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How to Navigate Your Relationship with Your Academic Advisor


By SMU Graduate Studies on May 16, 2019

Academic-Advising

As a graduate student, you’ll work with many faculty members over the course of your program — and each will help you in different ways. Your advisor, in particular, is one significant figure.

The best partnerships allow students to develop into accomplished professionals, but, as in any relationship, they require work on both participant’s part. Read below for tips on navigating your relationship with your advisor.

Understand the Nature of the Relationship

Students should understand the purpose of an advisor’s role in order to set reasonable expectations. Your academic advisor is primarily responsible for making sure you stay on track with your degree progress. This person will advise you on which courses to take, and sign off on official paperwork that moves you through the program. They may also be the one to oversee your thesis or dissertation work.

Their intention is to teach you how to hone your scholarly skills and work towards your academic and research goals. Ideally, your advisor will have similar research interests to yours, which makes them a fantastic resource for learning how to work effectively with your subject matter and setting expectations for future funding and job opportunities.

Other Beneficial Academic Relationships

Many academic advisors can become wonderful mentors, who provide guidance both professionally and socially within the field. Mentors are not limited to only your advisor. In fact, you can find a mentor in any faculty member who works in your department. Many students choose to have more than one mentor throughout their graduate career.

A good mentor will provide valuable feedback on your work, help you resolve professional problems, and introduce you to their network of colleagues and peers. Not only do they provide necessary support while you complete your degree, but they also make great references for jobs and can serve as potential collaborators on projects after you’ve graduated.

Use Your Time with Your Advisor Wisely

At the beginning of your degree program, meet with your advisor early and often. This will allow your advisor to get to know you better and understand what direction you wish to take. This will also inform you of how he or she works, and if the partnership is a good fit before you get too far into your program.

Be mindful of your advisor’s time. While they are there to help you, they may have several other students to advise on top of their teaching, research projects, and department service commitments. Make it a point to come to your appointments prepared so your meetings are productive and you can both make good use of your time together.

Communication is Key

Your advisor is here to guide you and provide their professional opinion, but ultimately it’ll be your name on the diploma. Therefore, it is crucial that you are specific about what you need in terms of their support. New graduate students may struggle with this because they don’t want to come off as needy. Nonetheless, your advisor can’t help if they don’t understand what challenges you are facing.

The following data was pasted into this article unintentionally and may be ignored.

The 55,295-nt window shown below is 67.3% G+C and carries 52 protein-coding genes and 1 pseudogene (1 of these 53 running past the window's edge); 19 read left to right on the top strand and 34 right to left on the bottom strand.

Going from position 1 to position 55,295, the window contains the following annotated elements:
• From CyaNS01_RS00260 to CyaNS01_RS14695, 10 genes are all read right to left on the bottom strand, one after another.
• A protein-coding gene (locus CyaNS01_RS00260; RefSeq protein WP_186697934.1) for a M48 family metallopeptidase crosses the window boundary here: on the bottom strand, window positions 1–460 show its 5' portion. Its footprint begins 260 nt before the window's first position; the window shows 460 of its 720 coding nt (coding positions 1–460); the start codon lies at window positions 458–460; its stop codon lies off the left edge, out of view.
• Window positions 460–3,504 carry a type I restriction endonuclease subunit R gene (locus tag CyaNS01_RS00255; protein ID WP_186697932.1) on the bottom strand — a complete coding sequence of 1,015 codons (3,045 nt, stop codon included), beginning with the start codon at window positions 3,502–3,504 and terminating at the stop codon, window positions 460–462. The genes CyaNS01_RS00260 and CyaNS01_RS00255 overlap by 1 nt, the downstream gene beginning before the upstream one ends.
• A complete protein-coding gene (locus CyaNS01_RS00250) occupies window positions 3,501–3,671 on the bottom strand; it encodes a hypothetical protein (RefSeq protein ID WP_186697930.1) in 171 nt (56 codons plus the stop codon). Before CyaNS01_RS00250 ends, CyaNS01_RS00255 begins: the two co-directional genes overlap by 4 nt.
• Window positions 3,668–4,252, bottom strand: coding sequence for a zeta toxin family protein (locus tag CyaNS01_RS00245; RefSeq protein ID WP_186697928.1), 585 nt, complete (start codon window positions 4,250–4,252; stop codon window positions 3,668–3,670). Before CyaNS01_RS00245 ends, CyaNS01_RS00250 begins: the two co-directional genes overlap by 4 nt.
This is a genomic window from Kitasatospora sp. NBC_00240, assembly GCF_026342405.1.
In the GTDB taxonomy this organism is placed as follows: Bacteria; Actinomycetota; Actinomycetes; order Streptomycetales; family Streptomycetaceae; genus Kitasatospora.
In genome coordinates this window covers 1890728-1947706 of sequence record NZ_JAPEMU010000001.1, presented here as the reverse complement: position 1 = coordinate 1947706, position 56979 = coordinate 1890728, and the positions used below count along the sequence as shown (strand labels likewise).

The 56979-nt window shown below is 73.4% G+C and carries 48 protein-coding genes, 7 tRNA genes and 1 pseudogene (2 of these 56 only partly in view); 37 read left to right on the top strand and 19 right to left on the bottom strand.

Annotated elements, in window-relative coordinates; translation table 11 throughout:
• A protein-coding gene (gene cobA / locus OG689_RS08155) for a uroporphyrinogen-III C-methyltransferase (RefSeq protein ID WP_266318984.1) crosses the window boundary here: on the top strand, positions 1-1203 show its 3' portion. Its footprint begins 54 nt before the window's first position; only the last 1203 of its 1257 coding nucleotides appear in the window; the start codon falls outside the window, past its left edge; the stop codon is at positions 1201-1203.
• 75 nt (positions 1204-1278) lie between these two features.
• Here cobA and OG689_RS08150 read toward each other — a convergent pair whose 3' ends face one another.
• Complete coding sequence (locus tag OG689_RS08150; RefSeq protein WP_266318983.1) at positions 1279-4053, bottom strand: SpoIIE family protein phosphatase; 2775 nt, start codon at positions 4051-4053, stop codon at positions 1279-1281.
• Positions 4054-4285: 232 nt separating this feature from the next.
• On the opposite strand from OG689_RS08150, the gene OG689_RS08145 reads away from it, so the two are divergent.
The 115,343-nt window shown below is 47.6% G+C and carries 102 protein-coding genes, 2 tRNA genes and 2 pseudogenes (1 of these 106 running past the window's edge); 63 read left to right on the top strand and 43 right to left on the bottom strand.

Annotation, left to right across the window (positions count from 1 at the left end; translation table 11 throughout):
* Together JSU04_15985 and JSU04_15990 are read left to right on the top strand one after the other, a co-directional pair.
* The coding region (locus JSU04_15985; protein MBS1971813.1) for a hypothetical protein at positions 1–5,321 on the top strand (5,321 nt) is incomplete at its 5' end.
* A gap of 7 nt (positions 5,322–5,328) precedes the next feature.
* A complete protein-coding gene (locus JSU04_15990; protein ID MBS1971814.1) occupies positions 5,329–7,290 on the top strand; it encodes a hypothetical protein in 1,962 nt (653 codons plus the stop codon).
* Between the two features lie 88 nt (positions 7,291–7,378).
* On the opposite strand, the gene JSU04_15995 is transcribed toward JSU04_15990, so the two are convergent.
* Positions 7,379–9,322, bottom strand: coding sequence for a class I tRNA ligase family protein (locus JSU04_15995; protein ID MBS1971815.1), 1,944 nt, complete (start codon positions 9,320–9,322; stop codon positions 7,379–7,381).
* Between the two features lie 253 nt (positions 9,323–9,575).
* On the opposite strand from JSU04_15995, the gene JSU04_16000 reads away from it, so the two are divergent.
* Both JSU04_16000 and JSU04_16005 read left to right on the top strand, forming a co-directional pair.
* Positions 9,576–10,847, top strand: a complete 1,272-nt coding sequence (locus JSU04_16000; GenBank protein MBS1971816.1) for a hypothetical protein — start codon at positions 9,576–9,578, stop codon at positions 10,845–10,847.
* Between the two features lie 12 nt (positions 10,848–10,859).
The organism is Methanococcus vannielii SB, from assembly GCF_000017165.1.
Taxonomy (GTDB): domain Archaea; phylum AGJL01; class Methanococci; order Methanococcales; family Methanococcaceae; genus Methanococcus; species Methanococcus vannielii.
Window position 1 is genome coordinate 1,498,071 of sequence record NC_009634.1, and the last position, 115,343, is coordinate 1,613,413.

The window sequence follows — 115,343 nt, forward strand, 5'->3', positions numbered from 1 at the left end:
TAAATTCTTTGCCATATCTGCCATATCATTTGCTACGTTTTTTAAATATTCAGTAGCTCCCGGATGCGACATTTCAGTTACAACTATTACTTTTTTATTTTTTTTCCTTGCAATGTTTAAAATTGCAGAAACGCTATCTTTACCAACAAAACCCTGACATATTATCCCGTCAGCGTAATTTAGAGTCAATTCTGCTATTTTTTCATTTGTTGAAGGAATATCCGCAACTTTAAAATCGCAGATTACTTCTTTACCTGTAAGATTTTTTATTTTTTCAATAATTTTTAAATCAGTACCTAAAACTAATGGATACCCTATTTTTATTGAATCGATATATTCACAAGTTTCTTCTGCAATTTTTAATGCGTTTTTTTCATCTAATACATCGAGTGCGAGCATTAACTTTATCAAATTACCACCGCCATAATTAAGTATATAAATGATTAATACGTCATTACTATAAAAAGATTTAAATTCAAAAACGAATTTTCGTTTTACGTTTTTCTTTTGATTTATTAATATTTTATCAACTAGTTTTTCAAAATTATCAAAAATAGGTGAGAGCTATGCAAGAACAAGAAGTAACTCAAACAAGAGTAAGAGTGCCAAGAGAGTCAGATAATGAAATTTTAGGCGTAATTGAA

Several issues that can become major problems start out as communication errors. Establish healthy communication habits as early as possible. Learn your advisor’s preferred method of communication so you can effectively connect with him or her. If you’re sending lengthy detailed emails but your advisor isn’t answering them thoroughly, try to schedule weekly or monthly meetings so you can go over your questions in person.

How to Handle Tension and Disagreements

Unfortunately, not every discussion with your advisor will leave you smiling. Their job is to craft you into a better scholar, which often involves constructively criticizing your work. It’s easy to take it personally when you’ve put a lot of sweat and tears into it, but try to consider their feedback objectively as much as possible.

Sometimes, though, personalities clash and it’s simply not the right fit. If you feel that you’re constantly at odds with your advisor, maybe consider working with someone else. This is where you might reach out to a mentor for their advice on who may be a better option and how to switch.

If you do decide to begin advising with someone new, understand that you may still have to interact with your original advisor again at some point, especially if your research topic coincides with their work. Before you officially change, inform your original advisor and let them know you are grateful for the assistance they have provided you thus far. Although you may not enjoy working with this person, take it as an opportunity to learn how to handle uncomfortable workplace situations and practice being professional.


Good advisors are usually the ones who have a collaborative relationship with their advisees. Students who cultivate a strong partnership with their advisor through clear communication and by setting reasonable expectations can enhance their graduate experience and ensure a reliable source of support while getting a doctorate.

If you are looking for more support during your graduate school journey, we invite you to subscribe to our blog — Advancing the Field — or check out our Ph.D. guide, linked below. Best of luck!

Want to know exactly what it takes to apply for and earn a Ph.D.? Check out our digital resource, A Guide to Choosing, Applying for, and Thriving in a Ph.D. Program.

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SMU Graduate Studies

Written by SMU Graduate Studies


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